Style | The Aesthete

Martin Brudnizki talks personal style: Part Two

The interior designer concludes his compendium of essentials and indulgences.

April 16 2010
Maria Shollenbarger

My style icon is my mother. She’s German, and incredibly chic. Her style has actually evolved quite a bit through the years, but there was always good Hermès, Dior – lots of unfussy dresses, big chunky jewellery, very simple and chic. She’s altered with the times, but not followed the trends. She’s about what she’s about and has made it work for her.

An unforgettable place I’ve travelled to in the past year is Jeddah. We all have perceptions; to me, it wasn’t as bad as I imagine most of us think. It’s a port town, which means it felt slightly more relaxed. It’s basically a beautiful old town that’s utterly falling to pieces – there seems to be no preservation initiative. Many of the old parts are slums, while the rich are in the shiny new towers.

The grooming staples I’m never without are Origins Checks and Balances soap, and Terre d’Hermès, my scent, which I love but which I have worn only recently. A friend recommended it for me, which is extraordinary when you think about it. Origins Checks and Balances Frothy Face Wash, £15 for 150ml (0800-731 4039; www.origins.co.uk). Terre d’Hermès, £47 for 50ml, Hermès, 155 New Bond Street, London W1 (020-7499 8856; www.hermes.com) and branches/stockists.

An indulgence I’d never forego is champagne. And chocolate. Not “or”. So I have two.

My favourite room is my bedroom. No contest. It’s where I escape the world. It’s a work in progress, with silver and blue fake fur. And there will be a big painting by Andrew Norrey above the headboard.

The last thing I bought and loved is a ceramic vase made into a table lamp. I got it at Fiona McDonald. It’s from the 1960s, with beautiful glazing doing this running-together thing – all blues and greens. From £250, Fiona McDonald, 97 Munster Road, London SW6 (020-7731 3234; www.fionamcdonald.com).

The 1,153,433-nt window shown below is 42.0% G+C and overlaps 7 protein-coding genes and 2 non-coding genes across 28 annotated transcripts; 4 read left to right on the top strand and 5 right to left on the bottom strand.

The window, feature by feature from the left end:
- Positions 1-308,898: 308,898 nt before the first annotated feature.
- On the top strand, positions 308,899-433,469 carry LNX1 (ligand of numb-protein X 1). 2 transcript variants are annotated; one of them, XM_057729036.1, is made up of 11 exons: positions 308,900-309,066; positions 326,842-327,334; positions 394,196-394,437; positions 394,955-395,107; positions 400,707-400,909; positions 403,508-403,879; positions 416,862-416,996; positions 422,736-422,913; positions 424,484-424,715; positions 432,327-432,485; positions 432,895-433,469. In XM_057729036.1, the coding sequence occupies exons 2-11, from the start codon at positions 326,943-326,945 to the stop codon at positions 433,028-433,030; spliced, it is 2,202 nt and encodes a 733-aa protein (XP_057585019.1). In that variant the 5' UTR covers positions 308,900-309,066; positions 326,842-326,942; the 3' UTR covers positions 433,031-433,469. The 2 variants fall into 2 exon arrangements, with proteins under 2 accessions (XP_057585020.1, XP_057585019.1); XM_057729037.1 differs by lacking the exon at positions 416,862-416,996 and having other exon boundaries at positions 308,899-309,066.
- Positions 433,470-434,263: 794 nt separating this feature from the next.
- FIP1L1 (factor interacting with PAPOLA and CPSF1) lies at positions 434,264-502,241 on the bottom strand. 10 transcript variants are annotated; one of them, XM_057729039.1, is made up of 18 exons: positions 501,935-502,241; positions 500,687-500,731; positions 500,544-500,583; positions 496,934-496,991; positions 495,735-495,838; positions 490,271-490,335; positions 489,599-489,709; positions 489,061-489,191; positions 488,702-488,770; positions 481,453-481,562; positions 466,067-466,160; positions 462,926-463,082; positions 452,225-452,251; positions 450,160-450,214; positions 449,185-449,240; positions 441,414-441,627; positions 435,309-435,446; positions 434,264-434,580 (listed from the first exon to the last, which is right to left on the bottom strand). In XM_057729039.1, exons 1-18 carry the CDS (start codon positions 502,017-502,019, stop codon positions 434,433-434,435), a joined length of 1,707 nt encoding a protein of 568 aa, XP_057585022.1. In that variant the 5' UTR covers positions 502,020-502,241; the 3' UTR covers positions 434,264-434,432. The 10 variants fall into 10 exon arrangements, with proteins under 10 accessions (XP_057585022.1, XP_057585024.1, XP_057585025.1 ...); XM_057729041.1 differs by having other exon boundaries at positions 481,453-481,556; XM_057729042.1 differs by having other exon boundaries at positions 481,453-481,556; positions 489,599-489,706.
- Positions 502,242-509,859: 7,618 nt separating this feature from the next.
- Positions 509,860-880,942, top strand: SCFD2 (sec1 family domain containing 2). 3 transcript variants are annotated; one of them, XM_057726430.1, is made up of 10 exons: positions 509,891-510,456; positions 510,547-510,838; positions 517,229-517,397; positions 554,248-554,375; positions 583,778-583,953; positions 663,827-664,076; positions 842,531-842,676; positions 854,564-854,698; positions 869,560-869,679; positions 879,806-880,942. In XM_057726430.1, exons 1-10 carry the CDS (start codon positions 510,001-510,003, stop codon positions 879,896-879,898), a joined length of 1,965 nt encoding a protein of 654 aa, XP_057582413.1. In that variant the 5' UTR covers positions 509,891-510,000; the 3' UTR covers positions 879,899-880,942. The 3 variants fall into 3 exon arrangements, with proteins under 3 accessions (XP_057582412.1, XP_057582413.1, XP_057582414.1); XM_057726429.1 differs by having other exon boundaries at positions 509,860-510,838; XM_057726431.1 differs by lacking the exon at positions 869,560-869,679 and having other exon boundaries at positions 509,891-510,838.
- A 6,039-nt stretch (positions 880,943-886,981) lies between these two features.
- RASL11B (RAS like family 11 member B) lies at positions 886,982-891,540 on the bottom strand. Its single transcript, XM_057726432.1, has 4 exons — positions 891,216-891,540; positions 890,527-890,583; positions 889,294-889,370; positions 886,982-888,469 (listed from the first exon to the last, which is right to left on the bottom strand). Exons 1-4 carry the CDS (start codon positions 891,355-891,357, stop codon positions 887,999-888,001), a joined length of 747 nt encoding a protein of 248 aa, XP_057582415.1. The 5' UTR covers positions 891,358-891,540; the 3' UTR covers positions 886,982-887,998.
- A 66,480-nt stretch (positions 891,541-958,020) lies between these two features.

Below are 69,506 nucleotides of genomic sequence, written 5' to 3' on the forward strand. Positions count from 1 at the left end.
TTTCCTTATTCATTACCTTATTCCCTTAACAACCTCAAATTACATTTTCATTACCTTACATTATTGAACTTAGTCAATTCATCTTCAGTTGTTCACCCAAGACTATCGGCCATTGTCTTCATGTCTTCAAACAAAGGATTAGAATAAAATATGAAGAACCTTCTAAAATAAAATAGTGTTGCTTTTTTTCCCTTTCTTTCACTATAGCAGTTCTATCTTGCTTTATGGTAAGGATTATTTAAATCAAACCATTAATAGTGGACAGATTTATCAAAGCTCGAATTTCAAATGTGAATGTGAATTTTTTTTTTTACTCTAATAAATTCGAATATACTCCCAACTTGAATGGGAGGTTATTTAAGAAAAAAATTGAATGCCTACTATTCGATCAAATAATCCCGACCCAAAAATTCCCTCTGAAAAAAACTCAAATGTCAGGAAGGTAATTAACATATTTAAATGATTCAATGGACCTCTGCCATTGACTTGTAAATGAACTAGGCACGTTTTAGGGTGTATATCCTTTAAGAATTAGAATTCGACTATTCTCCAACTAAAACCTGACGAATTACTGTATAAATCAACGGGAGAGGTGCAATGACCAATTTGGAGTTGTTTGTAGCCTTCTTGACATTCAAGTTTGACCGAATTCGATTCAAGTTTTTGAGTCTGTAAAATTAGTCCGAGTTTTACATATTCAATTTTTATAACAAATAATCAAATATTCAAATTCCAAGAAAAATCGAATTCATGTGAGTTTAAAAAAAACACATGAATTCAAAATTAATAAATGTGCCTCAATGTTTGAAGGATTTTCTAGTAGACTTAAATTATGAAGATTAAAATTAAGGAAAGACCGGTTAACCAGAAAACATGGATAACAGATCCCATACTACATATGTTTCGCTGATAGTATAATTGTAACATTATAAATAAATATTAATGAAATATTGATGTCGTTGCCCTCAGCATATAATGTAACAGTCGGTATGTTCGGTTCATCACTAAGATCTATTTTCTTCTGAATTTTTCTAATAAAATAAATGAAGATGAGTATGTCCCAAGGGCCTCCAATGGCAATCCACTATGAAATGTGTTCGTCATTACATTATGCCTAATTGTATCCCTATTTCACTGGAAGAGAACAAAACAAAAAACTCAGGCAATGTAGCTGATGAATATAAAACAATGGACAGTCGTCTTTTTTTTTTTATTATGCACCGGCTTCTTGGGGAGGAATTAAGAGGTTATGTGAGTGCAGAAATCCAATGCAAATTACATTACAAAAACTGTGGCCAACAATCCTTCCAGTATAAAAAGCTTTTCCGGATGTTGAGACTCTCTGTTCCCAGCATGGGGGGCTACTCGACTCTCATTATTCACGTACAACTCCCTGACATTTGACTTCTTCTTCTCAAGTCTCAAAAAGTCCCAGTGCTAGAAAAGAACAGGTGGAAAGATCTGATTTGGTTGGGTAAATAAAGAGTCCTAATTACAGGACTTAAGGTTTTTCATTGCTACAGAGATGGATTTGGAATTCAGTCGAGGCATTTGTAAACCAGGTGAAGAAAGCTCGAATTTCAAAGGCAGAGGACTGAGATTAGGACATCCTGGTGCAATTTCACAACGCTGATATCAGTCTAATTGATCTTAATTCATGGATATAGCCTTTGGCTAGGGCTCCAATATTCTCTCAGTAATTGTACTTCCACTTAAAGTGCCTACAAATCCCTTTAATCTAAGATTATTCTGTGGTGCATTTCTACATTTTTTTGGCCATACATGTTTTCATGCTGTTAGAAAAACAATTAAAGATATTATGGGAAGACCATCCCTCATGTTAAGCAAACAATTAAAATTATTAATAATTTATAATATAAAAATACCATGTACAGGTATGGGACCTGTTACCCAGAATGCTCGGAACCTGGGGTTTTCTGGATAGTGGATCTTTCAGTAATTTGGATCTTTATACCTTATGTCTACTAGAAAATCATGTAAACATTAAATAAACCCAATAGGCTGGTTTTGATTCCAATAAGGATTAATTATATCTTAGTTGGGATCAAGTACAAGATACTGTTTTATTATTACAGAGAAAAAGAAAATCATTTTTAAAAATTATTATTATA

And the thing I’m eyeing next is a very tall mirror – a crucial accessory for my new flat. But it’s not quite the one I want, so I’m still looking.

If I had to limit my shopping to one neighbourhood in one city, I’d choose The Marché Paul Bert in Paris. It has such a variety of shops – furniture, lighting, you find the most amazing things. But it requires real looking, and loads of patience. There’s a village culture – the shopkeepers are competing, of course, but they’re utterly bound together; they break bread, literally, with each other, care for each other’s stands… I love it. 110 Rue des Rosiers, 93400 Saint Ouen, Paris (+331-4011 5414; paulbert.antiquites-en-france.com).

The last meal that truly impressed me wasn’t very high-end, but it was delicious. It was at a place called Pho – the branch in Clerkenwell – which does Vietnamese street food. It was very pure, clean eating. And they do the best fruit juice. I’m not that into food, usually, but this was incredible – I felt really fantastic afterwards. 86 St John Street, London EC1 (020-7253 7624; www.phocafe.co.uk).

If I weren’t doing what I do, I would be… oh, probably not doing much of anything. That’s a hard fantasy for me; it entails a trust fund. Actually, I’d dedicate myself to charity. And hopefully I’ll get to a point where that’s my focus. You need to give back.